The UK has not yet hit the peak of the current wave of Covid-19 infection, with the next few weeks being “the worst” of the pandemic for the NHS, England’s chief medical officer has warned.
Professor Chris Whitty said the vaccine rollout offered hope that lockdown restrictions could be lifted in the coming months, but described the current UK death rate as “appalling”.
During a BBC phone-in on the current high case rates, he said: “I don’t think we’re yet at the peak, I’m afraid.
“I think we will be at the peak if everybody can double down and absolutely minimise their contacts.
“The point of the lockdown is to bring that forward, but it only works if everyone really thinks about every individual interaction they have and try and minimise them.”
Whitty said the new variant of coronavirus was causing a “significant problem”, telling BBC Breakfast: “We will get through together, but at this point in time we’re at the worst point in the epidemic for the UK.”
Asked if coronavirus is being spread outdoors, Whitty said the risks were much lower than for indoors, but said problems could occur if people gathered in groups, such as huddled round a market stall.
It comes as Boris Johnson has reportedly discussed the prospect of introducing tougher controls to ensure the public abide by the restrictions, such as stopping people exercising with one other person.
Whitty told BBC Radio 4’s Today programme the risks from, for example, jogging past someone were “very low”, but said there could be an argument for wearing masks in some circumstances.
“If people for example are crowded together in a queue outdoors, if they’re really huddled together round a market stall or something – that is a risk with this virus – and in that situation there might be some logic to people thinking about wearing masks.”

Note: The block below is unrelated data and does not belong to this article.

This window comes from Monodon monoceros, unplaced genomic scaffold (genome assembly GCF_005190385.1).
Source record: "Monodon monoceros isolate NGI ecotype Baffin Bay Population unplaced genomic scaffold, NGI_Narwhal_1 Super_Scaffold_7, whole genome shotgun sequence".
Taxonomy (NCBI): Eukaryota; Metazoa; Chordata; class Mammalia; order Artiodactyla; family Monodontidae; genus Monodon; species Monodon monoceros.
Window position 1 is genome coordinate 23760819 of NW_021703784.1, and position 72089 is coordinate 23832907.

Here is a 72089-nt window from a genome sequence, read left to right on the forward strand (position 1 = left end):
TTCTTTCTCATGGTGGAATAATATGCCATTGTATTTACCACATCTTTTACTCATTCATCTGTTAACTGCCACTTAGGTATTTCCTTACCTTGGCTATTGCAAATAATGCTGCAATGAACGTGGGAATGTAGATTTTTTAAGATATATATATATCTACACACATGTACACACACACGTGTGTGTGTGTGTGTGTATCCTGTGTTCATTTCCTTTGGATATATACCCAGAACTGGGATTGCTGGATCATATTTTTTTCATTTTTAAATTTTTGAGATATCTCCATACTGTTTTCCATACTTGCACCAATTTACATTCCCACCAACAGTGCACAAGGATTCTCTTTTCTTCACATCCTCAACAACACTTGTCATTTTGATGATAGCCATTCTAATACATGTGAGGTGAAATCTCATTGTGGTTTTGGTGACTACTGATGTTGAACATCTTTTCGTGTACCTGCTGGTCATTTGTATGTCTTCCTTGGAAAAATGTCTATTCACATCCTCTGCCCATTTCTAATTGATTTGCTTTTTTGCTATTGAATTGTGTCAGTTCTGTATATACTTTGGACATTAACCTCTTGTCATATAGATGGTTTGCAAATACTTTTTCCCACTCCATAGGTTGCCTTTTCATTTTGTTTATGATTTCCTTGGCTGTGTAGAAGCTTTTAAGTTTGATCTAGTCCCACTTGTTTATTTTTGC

Pressed on whether people should wear masks in all outdoor settings, he said the most important thing was actually that people stayed home unless their journey was essential.
“I think that the much more important thing is that people should not be leaving their home unless they absolutely have to,” he said.
“And where they do, try and keep their distance from people.”
He added: “In a sense tinkering with the rules may be useful, but the far more important thing is that everybody abides by the spirit of the rules that are there at the moment.
“Everybody knows what they need to do. And I think that’s the key thing – minimise the number of contacts.”
Whitty suggested measures could still be needed until “some time in the spring” to stem the spread of the virus.
“We’re really going to have to do a significant action for all of us for several more weeks until probably some time in the spring for very much of what we have to do,” he said.
On Sunday, a public health director said coronavirus cases in Wales are “cause for serious concern”, while Scotland’s deputy first minister John Swinney said Scotland is facing “a very alarming situation” with the virus.
Northern Ireland’s health chiefs said the number of Covid-19 patients will double by the third week of January, with one trust boss saying “our hospitals are facing into an abyss”
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